Review: DJ Khaled Wants You to "Support Your Local Ghetto"

“Support Your Local Ghetto”

That's what DJ Khaled's shirt read beneath a flashy, jingling gold chain as he strutted and sipped from a red mystery drink onstage at the Revolution Live Wednesday night. He was the guest of honor for FM radio's 99.1 Jamz' first-ever Uncensored party.

It was all very fitting, because that was the station that first put him on, and it was the support of Tri-County area neighborhoods that grew him into the larger-than-life presence he is today.

“I convinced them to let me do the night show,” he boasted in a pre-performance sit-down interview, “And look how far I got from the night show to where I'm at now. Another one.”

The crowd was all cheers whenever the DJ/Producer dropped a “Khaledism,” and they went extra-crazy when he mentioned his new local restaurant chain, Finga Licking. From what we gather, the red velvet cake is to-die-for.
In the same interview, they went on to discuss Khaled's Grammy win for Best Collaboration on “I'm So Hood,” and his strange lack of following nominations. They talked old catchphrases from back in the day at his Five O'Clock Traffic Jam start, and even the Nine O'Clock Shut Down show. When they asked about his first day at 99 Jamz, Khaled flipped the script and instead talked about his first day on radio ever, the day Uncle Luke introduced him to pirate radio.

“There was 100 people in the studio, 100 people outside, people on the highway trying to get into the station, and we was just going bad,” he said. “It was uncensored but censored, and the show was so hot they had to get rid of the show. Luke, you know, that's an icon. He was touring, and he's got so many great ventures. And me? I was high-risk, meaning when the show got done I was like, 'Can I still work here?' And they were like 'Khaled, you're crazy.' I was like 'very crazy.'”

They swapped stories about when Khaled would be in the 99 Jamz booth going in hard and just take his shirt off.

“I'm a sex symbol,” the producer said. “Remember when I used to say, 'Yo Marly, lock the doors, chain the doors, don't let the program director in. I'm going in'? I didn't want to cut to commercials.”

It was kind of a joke, but apparently, Khaled really did have to work hard to earn his keep.

“I was told that I would never have the night show ever in my life,” he said in his characteristically dramatic fashion. “I was told that in my face. I couldn't believe it. And from that day, I promised myself I would prove everyone wrong. Not only did I get the night show, it was the number one night show. Can we talk business right quick? It's called numbers. Everyone wanted to advertise on the night show. It's called ratings. It's called shout-out to the sales team. It's called commission. It's called, 'Hey Khaled, would you like some water if you're on air?'”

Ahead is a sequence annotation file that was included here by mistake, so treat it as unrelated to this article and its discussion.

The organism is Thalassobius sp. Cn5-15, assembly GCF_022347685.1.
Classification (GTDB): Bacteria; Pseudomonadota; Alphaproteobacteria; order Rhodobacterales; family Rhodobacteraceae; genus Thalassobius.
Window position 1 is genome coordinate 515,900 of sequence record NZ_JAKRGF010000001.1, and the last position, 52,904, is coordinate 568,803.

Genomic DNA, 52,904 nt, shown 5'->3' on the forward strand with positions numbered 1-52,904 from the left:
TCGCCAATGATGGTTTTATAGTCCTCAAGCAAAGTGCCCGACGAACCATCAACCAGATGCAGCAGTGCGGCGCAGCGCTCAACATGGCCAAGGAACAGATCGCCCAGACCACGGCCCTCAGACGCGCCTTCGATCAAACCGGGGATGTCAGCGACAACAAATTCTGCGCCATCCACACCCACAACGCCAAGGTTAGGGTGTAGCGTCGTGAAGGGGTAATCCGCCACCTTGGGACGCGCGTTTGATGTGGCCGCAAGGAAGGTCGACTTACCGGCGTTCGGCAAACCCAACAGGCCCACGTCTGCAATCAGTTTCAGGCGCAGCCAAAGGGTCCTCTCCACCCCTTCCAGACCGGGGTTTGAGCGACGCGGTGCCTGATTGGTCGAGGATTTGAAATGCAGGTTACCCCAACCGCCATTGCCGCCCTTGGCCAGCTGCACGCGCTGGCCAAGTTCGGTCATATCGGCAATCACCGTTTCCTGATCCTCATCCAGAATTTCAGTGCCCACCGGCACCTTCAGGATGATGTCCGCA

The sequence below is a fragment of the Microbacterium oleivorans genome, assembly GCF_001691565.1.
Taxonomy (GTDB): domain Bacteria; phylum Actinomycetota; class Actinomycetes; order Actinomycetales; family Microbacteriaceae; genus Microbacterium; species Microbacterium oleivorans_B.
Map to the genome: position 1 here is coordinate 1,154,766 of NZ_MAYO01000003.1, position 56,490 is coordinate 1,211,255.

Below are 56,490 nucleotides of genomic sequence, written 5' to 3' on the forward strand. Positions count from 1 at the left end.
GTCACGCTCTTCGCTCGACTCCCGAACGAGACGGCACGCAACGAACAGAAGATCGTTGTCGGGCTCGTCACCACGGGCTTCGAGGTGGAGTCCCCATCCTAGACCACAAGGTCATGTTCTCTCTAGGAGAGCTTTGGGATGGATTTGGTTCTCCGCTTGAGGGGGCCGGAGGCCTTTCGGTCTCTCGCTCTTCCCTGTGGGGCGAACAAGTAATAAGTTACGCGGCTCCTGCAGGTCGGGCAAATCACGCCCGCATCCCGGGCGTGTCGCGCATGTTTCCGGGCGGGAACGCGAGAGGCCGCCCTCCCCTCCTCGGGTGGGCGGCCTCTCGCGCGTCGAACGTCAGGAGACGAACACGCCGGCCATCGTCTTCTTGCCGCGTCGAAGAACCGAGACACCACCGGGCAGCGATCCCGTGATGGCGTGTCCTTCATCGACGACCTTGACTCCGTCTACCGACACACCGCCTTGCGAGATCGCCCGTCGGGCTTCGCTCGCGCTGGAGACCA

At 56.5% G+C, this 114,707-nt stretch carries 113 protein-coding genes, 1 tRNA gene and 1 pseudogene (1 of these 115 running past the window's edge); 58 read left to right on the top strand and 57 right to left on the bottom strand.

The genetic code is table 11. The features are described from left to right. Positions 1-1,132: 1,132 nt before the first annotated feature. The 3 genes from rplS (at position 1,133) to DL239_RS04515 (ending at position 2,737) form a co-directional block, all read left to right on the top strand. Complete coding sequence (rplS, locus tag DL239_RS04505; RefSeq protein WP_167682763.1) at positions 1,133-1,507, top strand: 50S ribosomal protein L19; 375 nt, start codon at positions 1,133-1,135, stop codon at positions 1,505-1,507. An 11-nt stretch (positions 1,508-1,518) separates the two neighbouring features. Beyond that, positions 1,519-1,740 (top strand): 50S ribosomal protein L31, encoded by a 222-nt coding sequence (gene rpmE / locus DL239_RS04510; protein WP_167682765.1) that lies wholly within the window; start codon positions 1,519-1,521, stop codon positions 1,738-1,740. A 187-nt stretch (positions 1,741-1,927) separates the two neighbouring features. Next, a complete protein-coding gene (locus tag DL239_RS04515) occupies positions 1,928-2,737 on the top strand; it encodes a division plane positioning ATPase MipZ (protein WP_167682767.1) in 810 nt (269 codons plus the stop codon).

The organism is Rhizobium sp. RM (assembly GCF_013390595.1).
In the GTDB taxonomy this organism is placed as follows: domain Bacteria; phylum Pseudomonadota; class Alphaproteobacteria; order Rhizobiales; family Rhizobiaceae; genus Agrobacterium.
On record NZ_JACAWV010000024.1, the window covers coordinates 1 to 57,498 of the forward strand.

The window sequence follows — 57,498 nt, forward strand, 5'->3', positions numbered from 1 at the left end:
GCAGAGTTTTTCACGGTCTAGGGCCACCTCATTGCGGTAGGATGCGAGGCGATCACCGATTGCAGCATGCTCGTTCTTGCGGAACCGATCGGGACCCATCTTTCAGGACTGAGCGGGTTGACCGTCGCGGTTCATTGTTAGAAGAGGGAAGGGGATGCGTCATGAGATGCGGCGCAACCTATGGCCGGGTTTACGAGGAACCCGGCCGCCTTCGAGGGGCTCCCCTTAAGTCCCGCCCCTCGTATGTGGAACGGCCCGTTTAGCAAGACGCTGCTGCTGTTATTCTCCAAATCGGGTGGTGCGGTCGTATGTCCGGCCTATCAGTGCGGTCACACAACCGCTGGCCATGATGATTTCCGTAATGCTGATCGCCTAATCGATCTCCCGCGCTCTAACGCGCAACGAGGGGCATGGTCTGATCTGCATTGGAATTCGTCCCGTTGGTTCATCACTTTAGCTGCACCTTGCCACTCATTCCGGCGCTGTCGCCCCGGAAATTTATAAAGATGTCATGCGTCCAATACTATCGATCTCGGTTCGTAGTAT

“I'm humble when I say this,” he continued. “What I'm trying to show you is, don't get distracted if somebody tells you no, because there will be a time that you'll succeed. All you have to do is work hard and believe in yourself, and I promise you, the powers that be is going to support you.”

They fielded questions from the audience before heading into the performance portion of the night, and the crowd was delighted when, instead of heading behind the booth to mix a few hits, Khaled took to the mic to rap along to the tracks with his fans.

He started with “All I Do is Win,” screaming “Sing my shit” as the DJ cut out the music completely and allowed the crowd to give an a capella version of the chorus. He teased some lines from “Take it to the Head” before going into a musically-backed version of “Hold You Down,” the first single from his recently released, star-studded eighth LP, I Changed A Lot.
Khaled worked through “I'm So Hood” and “I'm On One” before making way for a couple of new We Da Best artists to have their shine. Steph Lecor gave a tight performance of her hit “Saturday,” and Kent Jones gave a truly impressive rendition of an unknown jam followed by an upbeat performance of “Don't Mind.” The crowd sang along to both new artists' jams, proving that DJ Khaled does in fact have an ear for great new talent, something for which he credits his time in radio.

In fact, he credits his whole career to his time on radio with 99 Jamz. It gave him the space to make a name, the chance to build relationships with up-and-coming rappers and singers who then went on to become the giant stars on his singles today. It's been a long road, studded with hits and catch phrases and “all this jerly,” and it was cool to see Khaled commemorated in a setting that made him so nostalgic. It goes without saying, it's only the beginning of 99 Jamz Uncensored events, but when it comes to a character like DJ Khaled, there could never be “another one.”
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Kat Bein is a freelance writer and has been described as this publication’s "senior millennial correspondent." She has an impressive, if unhealthy, knowledge of all things pop culture.